IntelCrawler Announces New Revolutionary Cyber Tool

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Connecting the dots of over 3 Billion aggregated cyber points

“The ability to search across multi-tier databases gives the cyber investigator access to comprehensive historical data and intelligence, where one additional cyber print could escalate an investigation.”

Today IntelCrawler has released a new global intelligence tool to help security professionals in their battle against cybercrime. Its entry level service is a scan of over 3 billion IP’s and 200 million domain names, with narrowed results that can be compared with queries to an array of cyber intelligence data bases. The idea is that the cyber criminals play in a finite arena…and drilling down to their probable IP may actually provide a physical location.

“Many of today’s organizations who face daily cyber threats would like to take an “active defense” and identify the actual group posing the threat and possibly even put a face on the hacker” stated Andrey Komarov, IntelCrawler CEO at the World Cyberspace Cooperation Summit IV at Stanford last month. “By using the IntelCrawler tool you can narrow the probability field of cyber prints down to continents, cities, ISP’s, and possibly even a keyboard.”

IntelCrawler launches specific data resources in the battle against cybercrime

Reverse Fingerprinting
Multi-tier Reverse Fingerprinting provides you an opportunity to search hosts by indexed network banners and TCP/IP footprints in the whole IPv4 range. database has more than 3,000,000,000 scanned IP addresses with DNS resolved logic name (FQDN), geographical location (GEOIP) of every host, and ISP or cellular operator name, which makes it a unique service in the world of cyber intelligence and research.        
Unlike other services, can use various additional identifiers, such as strings from HTTP prints, SNMP community strings, Telnet banners of network devices, FTP daemons, and many other network service or device characteristics.

Reverse Whois Lookup
IntelCrawler provides you an opportunity to discover the owner of a current or historical domain name by one or several identifiers such as an individual or a company's name, phone number, or email address.

Cybercrime Intelligence collects gigabytes of information from public and private cybercrime communities, as well as other sources and aggregates it into a new search engine for the corporate and public sector to use it for cybercrime intelligence. Data science, predictive analytics, and Big Data help can transform the fight against cybercrime by the association of cyber prints.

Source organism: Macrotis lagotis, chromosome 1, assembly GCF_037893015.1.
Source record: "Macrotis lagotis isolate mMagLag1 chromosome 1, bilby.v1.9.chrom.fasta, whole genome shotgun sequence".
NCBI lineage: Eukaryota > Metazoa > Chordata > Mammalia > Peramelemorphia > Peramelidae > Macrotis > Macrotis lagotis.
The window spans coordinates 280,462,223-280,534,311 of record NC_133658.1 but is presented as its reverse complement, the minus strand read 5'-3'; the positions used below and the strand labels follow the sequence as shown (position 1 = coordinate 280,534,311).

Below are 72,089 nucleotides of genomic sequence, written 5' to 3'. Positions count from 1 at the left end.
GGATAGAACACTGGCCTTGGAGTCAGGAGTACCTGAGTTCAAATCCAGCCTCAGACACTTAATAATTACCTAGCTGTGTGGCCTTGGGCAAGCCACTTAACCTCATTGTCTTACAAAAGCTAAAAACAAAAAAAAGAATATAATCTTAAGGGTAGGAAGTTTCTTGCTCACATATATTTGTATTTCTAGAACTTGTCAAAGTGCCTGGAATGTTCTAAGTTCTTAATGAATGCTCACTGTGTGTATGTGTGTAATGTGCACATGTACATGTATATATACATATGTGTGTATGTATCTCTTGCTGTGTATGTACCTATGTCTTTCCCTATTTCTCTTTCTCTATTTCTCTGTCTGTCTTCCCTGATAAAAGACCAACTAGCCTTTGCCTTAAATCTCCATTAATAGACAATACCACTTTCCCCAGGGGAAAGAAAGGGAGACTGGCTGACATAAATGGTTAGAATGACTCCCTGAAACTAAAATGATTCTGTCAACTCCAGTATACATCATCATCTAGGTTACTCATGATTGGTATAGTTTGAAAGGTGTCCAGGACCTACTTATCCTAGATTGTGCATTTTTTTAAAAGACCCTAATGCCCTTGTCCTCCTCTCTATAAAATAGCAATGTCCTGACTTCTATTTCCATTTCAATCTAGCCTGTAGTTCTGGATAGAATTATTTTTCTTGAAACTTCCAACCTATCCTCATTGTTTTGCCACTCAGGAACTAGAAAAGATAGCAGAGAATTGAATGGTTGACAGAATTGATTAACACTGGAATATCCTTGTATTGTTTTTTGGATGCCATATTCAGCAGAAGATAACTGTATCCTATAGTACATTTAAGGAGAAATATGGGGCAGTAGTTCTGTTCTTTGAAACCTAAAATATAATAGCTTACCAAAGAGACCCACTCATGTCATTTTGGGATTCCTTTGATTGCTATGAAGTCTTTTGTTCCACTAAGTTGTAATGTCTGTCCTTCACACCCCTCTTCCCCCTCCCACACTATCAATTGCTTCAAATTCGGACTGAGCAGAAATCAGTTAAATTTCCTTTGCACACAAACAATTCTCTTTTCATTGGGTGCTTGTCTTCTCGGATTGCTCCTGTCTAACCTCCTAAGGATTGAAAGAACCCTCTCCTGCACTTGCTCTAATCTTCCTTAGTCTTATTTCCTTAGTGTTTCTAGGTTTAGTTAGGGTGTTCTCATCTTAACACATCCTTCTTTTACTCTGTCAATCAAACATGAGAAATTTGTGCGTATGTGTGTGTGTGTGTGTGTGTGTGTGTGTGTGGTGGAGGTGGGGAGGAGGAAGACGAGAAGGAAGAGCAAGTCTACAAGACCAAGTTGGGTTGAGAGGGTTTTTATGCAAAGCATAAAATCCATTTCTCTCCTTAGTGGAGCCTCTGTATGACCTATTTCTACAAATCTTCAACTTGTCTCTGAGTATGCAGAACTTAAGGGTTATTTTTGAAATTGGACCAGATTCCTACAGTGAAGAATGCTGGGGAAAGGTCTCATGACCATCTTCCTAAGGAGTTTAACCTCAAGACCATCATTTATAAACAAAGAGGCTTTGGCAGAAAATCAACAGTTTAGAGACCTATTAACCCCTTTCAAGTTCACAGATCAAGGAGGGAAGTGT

Our Cybercrime Intelligence service allows you to tag identifiers for receiving alerts and notifications based on a variety of cyber prints, like but not limited to: cybercriminal profiles, email contacts, money accounts, keywords, and compromised data or brands, which could optimize the job of your cyber intelligence threat teams and investigators.

Some professionals use Cybercrime Intelligence from to:

  •     Receive new information from real underground communities;
  •     Monitor compromised banking accounts and leaked credit cards;
  •     Find new threats against financial institutions, governments, and companies;
  •     Gather information for cybercrime investigations.

“Cyber security professionals and investigators can use the tool to assess the vulnerability of their networks, protect their brand in cyber space, identify groups and hackers posing the threat, and package cases for civil or criminal action,” says Dan Clements, IntelCrawler President.

About IntelCrawler is a multi-tier intelligence aggregator, which gathers information and cyber prints from a starting big data pool of over 3, 000, 000, 000 IPv4 and over 200, 000, 000 domain names, which are scanned for analytic s and dissemination to drill down to a desired result. This finite pool of cyber prints is then narrowed further by comparing it to various databases and forum intelligence gathered from the underground and networked security company contacts. The final result could be the location of a particular keyboard or a computer housing the threat.

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Dan Clements
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